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Home ¦ Features ¦ Richard Elson Interview Part 3

30th March 03

Interview by Chris Weston Click on pictures for larger versions


CW: I think it was the advent of your colouring which allowed your comic-strip talents to suddenly, and spectacularly, bloom. Were you aware of this improvement at the time, or was it just "business as usual"?

RE: Well, as I'd been computer colouring for a few years before I came back to 2000AD, I'd pretty much developed a working process that involved me doing a lot of correcting and re-drawing at the computer. Looking back, when I began to work with other colourists at 2000AD I couldn't do this any more and I think I lost a degree of confidence in my ability to finish a page to the required standard in pencil and ink.

DreddDrawing ability is the thing that interests me most about comic art. I have no interest whatsoever in fully painted comic art; it leaves me cold. Just like with the inking, the colouring of a page is really an extension of the drawing process, for me. It might not register to the viewer, but I draw a lot when I'm colouring, so it gives me a good deal more confidence in the finished results if I know that I'm in control of everything on show.

Having said that, Nigel Dobbyn and Chris Blythe have done some great colouring over my inks.

I love colouring other artists. It's a real thrill when I get a disk with some great b/w work on it. Especially yours, Chris.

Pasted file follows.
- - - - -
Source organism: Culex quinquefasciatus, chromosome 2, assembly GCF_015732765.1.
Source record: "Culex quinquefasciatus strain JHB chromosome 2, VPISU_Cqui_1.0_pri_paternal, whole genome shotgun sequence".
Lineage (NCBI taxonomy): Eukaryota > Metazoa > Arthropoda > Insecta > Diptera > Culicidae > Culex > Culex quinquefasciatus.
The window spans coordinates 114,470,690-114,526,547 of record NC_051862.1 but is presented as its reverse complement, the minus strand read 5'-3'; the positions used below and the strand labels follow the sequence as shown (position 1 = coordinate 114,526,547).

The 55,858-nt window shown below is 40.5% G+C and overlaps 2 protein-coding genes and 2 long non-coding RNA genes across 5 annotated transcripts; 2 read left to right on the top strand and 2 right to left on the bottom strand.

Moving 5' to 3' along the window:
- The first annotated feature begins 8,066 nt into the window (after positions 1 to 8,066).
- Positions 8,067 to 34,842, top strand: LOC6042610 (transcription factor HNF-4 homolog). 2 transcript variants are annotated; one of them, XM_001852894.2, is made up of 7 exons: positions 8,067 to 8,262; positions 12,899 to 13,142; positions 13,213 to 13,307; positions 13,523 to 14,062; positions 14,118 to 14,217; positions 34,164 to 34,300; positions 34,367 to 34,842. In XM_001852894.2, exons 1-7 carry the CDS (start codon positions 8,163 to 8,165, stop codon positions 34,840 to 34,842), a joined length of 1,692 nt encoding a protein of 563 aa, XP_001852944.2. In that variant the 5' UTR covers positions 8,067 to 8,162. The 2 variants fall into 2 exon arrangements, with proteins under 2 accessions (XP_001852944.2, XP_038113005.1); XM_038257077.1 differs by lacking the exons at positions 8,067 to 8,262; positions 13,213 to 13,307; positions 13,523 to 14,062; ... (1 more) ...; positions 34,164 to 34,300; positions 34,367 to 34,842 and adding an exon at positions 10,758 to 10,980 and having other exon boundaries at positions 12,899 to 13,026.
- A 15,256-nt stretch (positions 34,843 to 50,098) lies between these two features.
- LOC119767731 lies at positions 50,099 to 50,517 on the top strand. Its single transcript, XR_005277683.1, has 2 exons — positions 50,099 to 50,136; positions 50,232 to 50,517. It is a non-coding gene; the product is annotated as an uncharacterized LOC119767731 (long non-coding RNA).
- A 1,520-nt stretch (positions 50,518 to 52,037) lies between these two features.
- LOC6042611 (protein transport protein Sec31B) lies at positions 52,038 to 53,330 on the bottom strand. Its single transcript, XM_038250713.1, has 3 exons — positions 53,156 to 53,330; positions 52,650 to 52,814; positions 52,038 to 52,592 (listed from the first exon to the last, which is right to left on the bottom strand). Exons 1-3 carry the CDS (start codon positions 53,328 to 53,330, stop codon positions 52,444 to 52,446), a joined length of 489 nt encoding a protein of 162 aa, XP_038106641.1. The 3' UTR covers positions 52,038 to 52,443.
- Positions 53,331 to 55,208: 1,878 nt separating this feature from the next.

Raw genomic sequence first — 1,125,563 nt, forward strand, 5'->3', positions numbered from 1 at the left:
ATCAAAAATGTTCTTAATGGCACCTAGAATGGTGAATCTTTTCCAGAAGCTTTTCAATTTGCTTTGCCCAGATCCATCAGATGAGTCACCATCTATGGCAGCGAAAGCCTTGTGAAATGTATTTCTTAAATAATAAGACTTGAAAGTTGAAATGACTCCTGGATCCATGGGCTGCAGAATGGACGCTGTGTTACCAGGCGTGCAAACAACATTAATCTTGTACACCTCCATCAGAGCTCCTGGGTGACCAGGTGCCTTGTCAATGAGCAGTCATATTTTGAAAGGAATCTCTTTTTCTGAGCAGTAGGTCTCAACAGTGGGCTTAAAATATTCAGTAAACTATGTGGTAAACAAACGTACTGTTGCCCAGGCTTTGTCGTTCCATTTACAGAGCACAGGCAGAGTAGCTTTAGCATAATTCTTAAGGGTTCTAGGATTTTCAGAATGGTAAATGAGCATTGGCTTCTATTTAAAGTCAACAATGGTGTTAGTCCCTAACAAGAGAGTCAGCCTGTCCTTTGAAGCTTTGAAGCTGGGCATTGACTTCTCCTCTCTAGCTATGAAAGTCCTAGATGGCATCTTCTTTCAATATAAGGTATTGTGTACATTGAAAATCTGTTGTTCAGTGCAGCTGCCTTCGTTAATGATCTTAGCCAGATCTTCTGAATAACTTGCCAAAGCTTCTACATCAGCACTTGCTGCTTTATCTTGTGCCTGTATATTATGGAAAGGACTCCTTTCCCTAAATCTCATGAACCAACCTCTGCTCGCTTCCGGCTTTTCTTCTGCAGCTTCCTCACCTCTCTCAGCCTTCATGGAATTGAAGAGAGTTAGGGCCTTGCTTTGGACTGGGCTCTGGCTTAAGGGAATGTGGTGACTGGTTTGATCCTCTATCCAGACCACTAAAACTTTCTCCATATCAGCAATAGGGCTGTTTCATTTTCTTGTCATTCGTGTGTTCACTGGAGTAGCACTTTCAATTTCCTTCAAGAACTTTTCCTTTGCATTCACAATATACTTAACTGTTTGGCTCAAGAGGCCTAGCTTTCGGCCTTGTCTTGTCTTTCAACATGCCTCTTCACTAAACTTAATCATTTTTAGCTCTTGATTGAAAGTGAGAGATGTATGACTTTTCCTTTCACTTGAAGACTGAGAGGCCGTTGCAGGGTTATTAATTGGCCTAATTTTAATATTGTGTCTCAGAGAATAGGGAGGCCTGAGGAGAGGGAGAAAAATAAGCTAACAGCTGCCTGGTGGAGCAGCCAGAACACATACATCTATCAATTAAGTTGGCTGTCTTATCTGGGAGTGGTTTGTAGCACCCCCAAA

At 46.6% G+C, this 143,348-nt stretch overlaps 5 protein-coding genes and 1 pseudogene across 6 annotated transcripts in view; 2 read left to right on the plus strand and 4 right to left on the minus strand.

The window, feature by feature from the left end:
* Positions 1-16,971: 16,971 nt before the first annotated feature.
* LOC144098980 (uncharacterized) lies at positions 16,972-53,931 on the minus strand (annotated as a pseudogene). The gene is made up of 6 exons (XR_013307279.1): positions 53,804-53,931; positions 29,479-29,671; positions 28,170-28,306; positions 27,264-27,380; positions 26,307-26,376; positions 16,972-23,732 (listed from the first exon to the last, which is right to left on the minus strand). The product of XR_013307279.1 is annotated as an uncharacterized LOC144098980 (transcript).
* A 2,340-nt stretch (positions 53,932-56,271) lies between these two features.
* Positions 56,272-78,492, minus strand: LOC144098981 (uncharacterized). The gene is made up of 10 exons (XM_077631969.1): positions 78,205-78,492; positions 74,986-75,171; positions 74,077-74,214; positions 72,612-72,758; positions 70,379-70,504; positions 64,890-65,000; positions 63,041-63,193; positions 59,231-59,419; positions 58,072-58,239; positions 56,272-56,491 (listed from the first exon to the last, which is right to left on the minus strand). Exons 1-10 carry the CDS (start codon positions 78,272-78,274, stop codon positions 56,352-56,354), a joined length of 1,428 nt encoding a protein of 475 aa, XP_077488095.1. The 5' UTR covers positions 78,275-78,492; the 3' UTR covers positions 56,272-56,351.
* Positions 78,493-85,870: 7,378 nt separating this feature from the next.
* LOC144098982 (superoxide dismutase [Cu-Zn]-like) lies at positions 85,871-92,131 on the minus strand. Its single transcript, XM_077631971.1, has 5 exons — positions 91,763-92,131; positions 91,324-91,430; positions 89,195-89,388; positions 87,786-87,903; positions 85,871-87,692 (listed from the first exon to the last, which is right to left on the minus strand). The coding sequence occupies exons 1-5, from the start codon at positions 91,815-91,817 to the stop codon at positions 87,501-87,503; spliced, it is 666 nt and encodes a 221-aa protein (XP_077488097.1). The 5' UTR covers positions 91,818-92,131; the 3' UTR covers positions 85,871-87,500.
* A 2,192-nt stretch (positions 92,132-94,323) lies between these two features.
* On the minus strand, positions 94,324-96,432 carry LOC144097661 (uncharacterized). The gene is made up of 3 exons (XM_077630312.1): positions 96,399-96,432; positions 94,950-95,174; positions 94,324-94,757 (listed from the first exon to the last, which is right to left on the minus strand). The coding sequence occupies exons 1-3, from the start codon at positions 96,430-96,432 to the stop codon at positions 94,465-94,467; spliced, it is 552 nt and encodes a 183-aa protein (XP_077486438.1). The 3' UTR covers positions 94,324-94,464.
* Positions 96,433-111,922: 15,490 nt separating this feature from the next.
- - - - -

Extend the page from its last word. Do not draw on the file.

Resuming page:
CW: Aw, shucks! Since then, you've worked on two more original stories for 2000AD. You are probably too diplomatic to say it, so I will: your artwork was the best thing about them, by a long shot. Any frustrations over the material you've been given?

RE: Well, only in that there weren't nearly enough monsters to draw in them. Atavar is a strange one. It's a real slow burner. The first series was basically a prelude to Dan's main story. I suspect that it may start to shift gears rapidly as it evolves. This is a real big story. I've had a great time working on Atavar 2.

ScrapI thought Si Spurrier's 'The Scrap' was a really well written mini series. The basic premise of the strip (the contrast between both roboticised (?) and brutalised groups of humans in a confined environment) was, I thought, a powerful metaphorical tale. If it didn't work as well as it could have done, I accept total blame. I don't think I played up the contrasts between the two groups enough, visually. I think I tried for a subtlety that was really inappropriate. The authority figures should have been far more fascistic, Looking back. Sorry, Si.

Having worked in conjunction with Nigel Kitching for seven years on Sonic; I became used to having a very close working relationship with the writer to the point where I was involved in the story from day one, rather than presented with a finished product and asked to interpret it. I much prefer the co-plotting roll. It's something that I'd like to get into at 2000AD. I'm convinced it makes for more creative and ultimately more powerful stories when the writer and artist are working as a team from (virtually) the point of conception of the story.